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Big hedge funds warn of market fall amidst North Korea missile threat

Wednesday, August 30, 2017
Komfie Manalo, Opalesque Asia: Some of the biggest hedge fund managers have warned of a possible market fall because of the rising tension between the U.S. and North Korea amidst Pyongyang's latest missile test over Japan, reported CNBC.

In a LinkedIn post, Ray Dalio of the world's largest hedge fund Bridgewater Associates said that the emerging risks posed by the geopolitical play between Washington and Pyongyang as "more political than economic, which makes them especially challenging to price in."

Dalio said, "Prospective risks are now rising and do not appear appropriately priced in. Two confrontational, nationalistic, and militaristic leaders [are] playing chicken with each other, while the world is watching to see which one will be caught bluffing, or if there will be a hellacious war."

Dalio, who has been adjusting the portfolio of Bridgewater's $160bn assets amidst the escalation of tension in the Korean peninsula, is recommending investors to buy safe haven assets.

He added, "We can also say that if the above things go badly, it would seem that gold (more than other safe haven assets like the dollar, yen, and treasuries) would benefit."

Missile test shows North Korea is not afraid of U.S. threats

Dalio published his views after Monday's latest ballistic missile test by North Korea over Japan was sending a clear message to Washington and its allies, that the hermit kingdom is not afraid of U.S. threats.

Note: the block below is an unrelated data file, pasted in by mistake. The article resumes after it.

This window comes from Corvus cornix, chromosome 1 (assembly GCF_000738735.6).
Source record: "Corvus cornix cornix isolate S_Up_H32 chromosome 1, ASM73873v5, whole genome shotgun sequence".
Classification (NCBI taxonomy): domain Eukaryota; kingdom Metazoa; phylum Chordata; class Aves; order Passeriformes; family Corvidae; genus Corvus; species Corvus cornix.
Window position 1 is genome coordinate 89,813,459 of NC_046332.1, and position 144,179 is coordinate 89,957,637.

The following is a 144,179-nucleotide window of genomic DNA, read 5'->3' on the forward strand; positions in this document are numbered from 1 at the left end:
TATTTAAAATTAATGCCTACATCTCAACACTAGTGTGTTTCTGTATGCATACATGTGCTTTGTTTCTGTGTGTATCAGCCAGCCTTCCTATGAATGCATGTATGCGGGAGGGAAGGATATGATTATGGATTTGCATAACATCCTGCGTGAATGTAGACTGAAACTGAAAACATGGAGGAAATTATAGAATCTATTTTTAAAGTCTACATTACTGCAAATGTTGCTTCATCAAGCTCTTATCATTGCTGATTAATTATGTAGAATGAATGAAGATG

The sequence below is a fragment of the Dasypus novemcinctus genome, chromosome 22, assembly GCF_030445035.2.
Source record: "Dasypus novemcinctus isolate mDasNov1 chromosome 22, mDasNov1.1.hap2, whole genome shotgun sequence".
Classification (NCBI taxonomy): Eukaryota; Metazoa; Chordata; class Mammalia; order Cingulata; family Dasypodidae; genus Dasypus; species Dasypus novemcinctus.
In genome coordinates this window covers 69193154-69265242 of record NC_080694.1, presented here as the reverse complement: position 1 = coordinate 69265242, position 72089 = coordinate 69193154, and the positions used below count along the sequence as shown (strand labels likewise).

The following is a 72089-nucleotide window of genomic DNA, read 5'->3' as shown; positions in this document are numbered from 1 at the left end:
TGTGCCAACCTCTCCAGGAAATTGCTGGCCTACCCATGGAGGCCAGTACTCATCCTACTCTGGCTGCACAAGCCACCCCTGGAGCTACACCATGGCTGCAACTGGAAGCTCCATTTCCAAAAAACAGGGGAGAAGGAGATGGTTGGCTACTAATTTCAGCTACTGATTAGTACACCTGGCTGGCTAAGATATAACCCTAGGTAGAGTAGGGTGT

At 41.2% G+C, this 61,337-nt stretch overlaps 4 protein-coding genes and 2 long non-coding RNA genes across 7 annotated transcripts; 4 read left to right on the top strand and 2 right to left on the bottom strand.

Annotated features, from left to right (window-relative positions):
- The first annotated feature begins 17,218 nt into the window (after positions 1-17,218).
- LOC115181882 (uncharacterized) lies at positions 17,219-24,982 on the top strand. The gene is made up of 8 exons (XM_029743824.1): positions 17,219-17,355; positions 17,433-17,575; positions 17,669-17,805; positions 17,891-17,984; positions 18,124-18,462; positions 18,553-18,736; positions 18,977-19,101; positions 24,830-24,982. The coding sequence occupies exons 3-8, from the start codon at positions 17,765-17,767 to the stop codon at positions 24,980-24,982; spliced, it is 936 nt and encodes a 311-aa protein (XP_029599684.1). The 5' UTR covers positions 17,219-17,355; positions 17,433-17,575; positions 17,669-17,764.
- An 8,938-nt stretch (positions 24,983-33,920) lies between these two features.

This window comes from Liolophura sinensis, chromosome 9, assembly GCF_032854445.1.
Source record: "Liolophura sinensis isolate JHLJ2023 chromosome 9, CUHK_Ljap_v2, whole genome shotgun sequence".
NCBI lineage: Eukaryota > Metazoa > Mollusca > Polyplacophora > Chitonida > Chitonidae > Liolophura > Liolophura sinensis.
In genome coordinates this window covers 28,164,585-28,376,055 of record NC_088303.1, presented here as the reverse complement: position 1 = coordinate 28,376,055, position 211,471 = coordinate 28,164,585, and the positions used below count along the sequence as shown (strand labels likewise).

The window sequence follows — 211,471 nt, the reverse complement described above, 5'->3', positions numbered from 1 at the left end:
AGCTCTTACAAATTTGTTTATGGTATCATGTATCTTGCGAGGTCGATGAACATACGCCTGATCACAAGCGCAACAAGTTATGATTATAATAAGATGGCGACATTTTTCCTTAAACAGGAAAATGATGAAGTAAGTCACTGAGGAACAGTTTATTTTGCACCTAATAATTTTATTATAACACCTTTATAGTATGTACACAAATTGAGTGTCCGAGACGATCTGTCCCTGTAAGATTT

The missile launch, which splashed into the northern Pacific Ocean, quickly drew ire from world leaders, especially the U.S., Japan, South Korea, and others. President Donald Trump described North Korea's aggressive missile test as showing its "contempt for its neighbors" as he upped the rhetoric by saying that "all options are on the table" (including military) in terms of U.S. response.

Pershing Square preparing for stock market drop

Pershing Square Capital Management's Bill Ackman told his investors to prepare for a possible drop in the stock market amidst the rising tension in the region.

He revealed that his hedge fund took a "small position" in out-of-the-money call options on a volatility index to "protect against stock market risk."

Russia moves citizens away from North Korea border

In a further evidence that tension in the Korean peninsula is boiling, Russia's civil defense officials on Tuesday relocated nearly 1,500 resident in Vladivostok to "safe areas" after North Korea's latest missile test. Russia shares a 24-mile land border.

Pro-Kremlin social media site Mash said, "A verbal order was given to relocate 1,500 people to safe areas. The order came from the regional department of the Russian Ministry of Emergencies."

The move came after Russian deputy foreign minister Sergei Ryabkov said that Moscow was "extremely worried" about the missile test and the "tendency towards an escalation".

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